Running against the incumbents or against their policies?

Patricio Navia

Buenos Aires Herald, April 21, 2015


Campaigns in recent elections in Latin America have seen opposition candidates run against incumbents while, at the same time, the outgoing governments embrace key electoral promises. Even several upcoming election campaigns are shaping up this way, as a carefully-balanced race against the incumbent runs against the embracing of public policies championed by the outgoing government.


After more than a decade of strong economic growth in Latin America, people in the region are growing worried about the prospects for the future. The end of the commodity boom has slowed down employment creation and weakened national currencies. Inflation is emerging as a threat- though it is not as big of a problem as older Latin Americans remember it. Weaker currencies are making life more difficult for the aspiring middle class to access imported goods and so enjoy the advantages of modernity. People are concerned, but they are not yet feeling a bad economic crisis. Thus, they are not in the mood to vote for radical change in terms of the economic policies that governments have implemented. People now want the good years to last a bit longer, rather than look for a new roadmap for future economic development.


Moreover, Latin American electorates have no credible alternatives in sight. Older people remember the tough years of the lost decade in the 1980s, when the crisis triggered by large foreign-debts caused havoc through the region, and led to economic stagnation, unemployment and rising poverty. Younger Latin Americans do not share memories of those bad years. Instead, they have high expectation that things will always improve. After all, their memories are filled with evidence that life has been getting constantly better since their childhoods’.


Many people in Latin America might be discontent with the high levels of inequality, insufficient opportunities and the unlevel playing fields that exist in their countries. But those are second-generation types of concerns. Some experts would define them as post-materialist concerns. When basic needs are met for most of the people, concerns over post-materialist values begin to emerge. As people leave poverty behind and enter the much-sought after status of the middle class, they being to worry about access to education, health-care, better living conditions, the environment and inequality. Recent elections have shown that the growing numbers and electoral power of the middle class has resulted in candidates campaigning on middle-class issues. Alleviating poverty is no longer the dominant message for elections in several of the more developed Latin American countries. Issues that are now more relevant to voters include improving access to higher education, and improving the quality of education in general. People want opportunities more than they want social programmes aimed at reducing poverty.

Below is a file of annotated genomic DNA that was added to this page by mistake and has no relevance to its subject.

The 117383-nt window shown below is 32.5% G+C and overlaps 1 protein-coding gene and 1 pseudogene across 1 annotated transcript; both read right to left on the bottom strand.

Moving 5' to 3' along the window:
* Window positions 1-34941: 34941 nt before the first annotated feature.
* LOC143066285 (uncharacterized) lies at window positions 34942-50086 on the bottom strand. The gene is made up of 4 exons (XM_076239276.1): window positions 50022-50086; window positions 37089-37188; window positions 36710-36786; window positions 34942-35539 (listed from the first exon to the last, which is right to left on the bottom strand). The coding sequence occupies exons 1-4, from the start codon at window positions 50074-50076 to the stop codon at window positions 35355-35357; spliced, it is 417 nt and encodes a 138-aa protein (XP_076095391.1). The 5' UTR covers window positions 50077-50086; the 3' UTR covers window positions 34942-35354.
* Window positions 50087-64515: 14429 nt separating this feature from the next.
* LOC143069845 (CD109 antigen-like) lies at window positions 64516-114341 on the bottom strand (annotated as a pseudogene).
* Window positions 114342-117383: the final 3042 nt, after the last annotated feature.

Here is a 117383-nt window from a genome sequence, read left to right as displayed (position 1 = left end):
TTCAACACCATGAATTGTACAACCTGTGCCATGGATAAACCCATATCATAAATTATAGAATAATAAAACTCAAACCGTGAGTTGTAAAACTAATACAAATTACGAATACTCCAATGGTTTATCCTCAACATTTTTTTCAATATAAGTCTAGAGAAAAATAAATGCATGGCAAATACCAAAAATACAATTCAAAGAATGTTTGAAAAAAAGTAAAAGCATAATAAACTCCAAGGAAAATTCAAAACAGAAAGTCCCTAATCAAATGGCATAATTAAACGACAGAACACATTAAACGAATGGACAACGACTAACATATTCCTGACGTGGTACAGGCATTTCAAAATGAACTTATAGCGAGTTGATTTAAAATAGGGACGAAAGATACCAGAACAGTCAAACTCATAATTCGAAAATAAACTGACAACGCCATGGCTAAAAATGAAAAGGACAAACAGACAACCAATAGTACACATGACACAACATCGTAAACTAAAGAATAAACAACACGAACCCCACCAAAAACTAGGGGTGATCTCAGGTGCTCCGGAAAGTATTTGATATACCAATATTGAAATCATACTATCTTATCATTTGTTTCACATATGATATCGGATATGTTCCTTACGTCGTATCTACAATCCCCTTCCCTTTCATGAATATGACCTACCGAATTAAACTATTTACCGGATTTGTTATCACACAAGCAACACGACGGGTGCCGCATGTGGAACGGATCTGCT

If the anticipated economic slowdown materializes and Latin America enters a prolonged period of sluggish economic growth- if not stagnation with higher than normal inflation -the concerns of the population will once again become a bit more materialist. Unemployment will replace upward mobility as a leading concern among voters. People will want governments to get their countries back onto a path of economic development.


Yet, as the clouds loom dark in the horizon, no one quite knows what it will take for countries to weather the crisis and emerge stronger and more developed. Thus, presidential candidates have been careful not to venture into uncharted territories. They do not have a clear roadmap to promote economic growth in a post-boom era. They know what the challenges will be, but lack a good policy prescription. They are certainly not alone. Technocrats who advise governments on long-term strategies point to educational reform, investment in infrastructure and pro-competition policies. But those reforms are difficult to implement, will face strong resistance and offer no guarantee of success. Besides, they will only bear fruit several years down the road, long after politicians now running for election will end their terms.


As a result of an uncertain future, presidential candidates now running for office in the region have chosen to run against incumbents but not against economic policies that, in the eyes of voters, have produced sustained growth in the last decade. Because there is no alternative economic model in sight that can be used as a roadmap to stimulate future growth, candidates have chosen to run on platforms that combine sharp criticism of unpopular incumbents with few specifics on what they would do differently. Moreover, running against policies that people perceive as having worked is a bad electoral strategy. It might be the case that Latin American governments have had little to do with the rapid growth experienced by the region. Demand for commodities from Asia is known to be the main explanation behind recent growth in Latin America. But people still reward the government in charge when things go well even if the good years were the result of good luck and not sound economic policies. Thus, the lesson from recent Latin American elections is that when you don’t have a policy programme to run on, running against the incumbent (but not against her policies) is the safest strategy.